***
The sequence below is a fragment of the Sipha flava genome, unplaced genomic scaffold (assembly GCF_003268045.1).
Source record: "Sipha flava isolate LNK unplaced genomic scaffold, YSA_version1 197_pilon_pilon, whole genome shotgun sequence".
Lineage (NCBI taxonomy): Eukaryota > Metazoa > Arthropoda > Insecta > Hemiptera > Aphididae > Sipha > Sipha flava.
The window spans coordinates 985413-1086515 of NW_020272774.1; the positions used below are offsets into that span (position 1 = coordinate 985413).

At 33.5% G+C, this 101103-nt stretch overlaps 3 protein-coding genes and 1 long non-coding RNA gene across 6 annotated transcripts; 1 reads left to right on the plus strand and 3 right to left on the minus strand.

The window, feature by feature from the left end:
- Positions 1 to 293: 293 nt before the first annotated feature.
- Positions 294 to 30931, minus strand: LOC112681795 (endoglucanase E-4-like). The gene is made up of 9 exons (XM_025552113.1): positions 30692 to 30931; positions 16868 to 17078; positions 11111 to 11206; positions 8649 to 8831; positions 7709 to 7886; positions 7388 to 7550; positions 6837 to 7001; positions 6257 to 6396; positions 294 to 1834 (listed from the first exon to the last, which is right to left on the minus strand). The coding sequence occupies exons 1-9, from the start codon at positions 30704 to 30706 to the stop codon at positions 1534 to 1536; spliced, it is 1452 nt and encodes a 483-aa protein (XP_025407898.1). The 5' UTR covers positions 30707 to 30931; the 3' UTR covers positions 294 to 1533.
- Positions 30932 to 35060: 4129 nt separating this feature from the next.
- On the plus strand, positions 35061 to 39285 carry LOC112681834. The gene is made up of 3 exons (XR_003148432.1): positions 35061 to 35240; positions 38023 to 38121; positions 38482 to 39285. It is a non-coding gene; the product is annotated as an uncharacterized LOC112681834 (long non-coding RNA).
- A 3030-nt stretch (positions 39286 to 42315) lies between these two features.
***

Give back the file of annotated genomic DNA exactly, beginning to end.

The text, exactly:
The sequence below is a fragment of the Sipha flava genome, unplaced genomic scaffold (assembly GCF_003268045.1).
Source record: "Sipha flava isolate LNK unplaced genomic scaffold, YSA_version1 197_pilon_pilon, whole genome shotgun sequence".
Lineage (NCBI taxonomy): Eukaryota > Metazoa > Arthropoda > Insecta > Hemiptera > Aphididae > Sipha > Sipha flava.
The window spans coordinates 985413-1086515 of NW_020272774.1; the positions used below are offsets into that span (position 1 = coordinate 985413).

At 33.5% G+C, this 101103-nt stretch overlaps 3 protein-coding genes and 1 long non-coding RNA gene across 6 annotated transcripts; 1 reads left to right on the plus strand and 3 right to left on the minus strand.

The window, feature by feature from the left end:
- Positions 1 to 293: 293 nt before the first annotated feature.
- Positions 294 to 30931, minus strand: LOC112681795 (endoglucanase E-4-like). The gene is made up of 9 exons (XM_025552113.1): positions 30692 to 30931; positions 16868 to 17078; positions 11111 to 11206; positions 8649 to 8831; positions 7709 to 7886; positions 7388 to 7550; positions 6837 to 7001; positions 6257 to 6396; positions 294 to 1834 (listed from the first exon to the last, which is right to left on the minus strand). The coding sequence occupies exons 1-9, from the start codon at positions 30704 to 30706 to the stop codon at positions 1534 to 1536; spliced, it is 1452 nt and encodes a 483-aa protein (XP_025407898.1). The 5' UTR covers positions 30707 to 30931; the 3' UTR covers positions 294 to 1533.
- Positions 30932 to 35060: 4129 nt separating this feature from the next.
- On the plus strand, positions 35061 to 39285 carry LOC112681834. The gene is made up of 3 exons (XR_003148432.1): positions 35061 to 35240; positions 38023 to 38121; positions 38482 to 39285. It is a non-coding gene; the product is annotated as an uncharacterized LOC112681834 (long non-coding RNA).
- A 3030-nt stretch (positions 39286 to 42315) lies between these two features.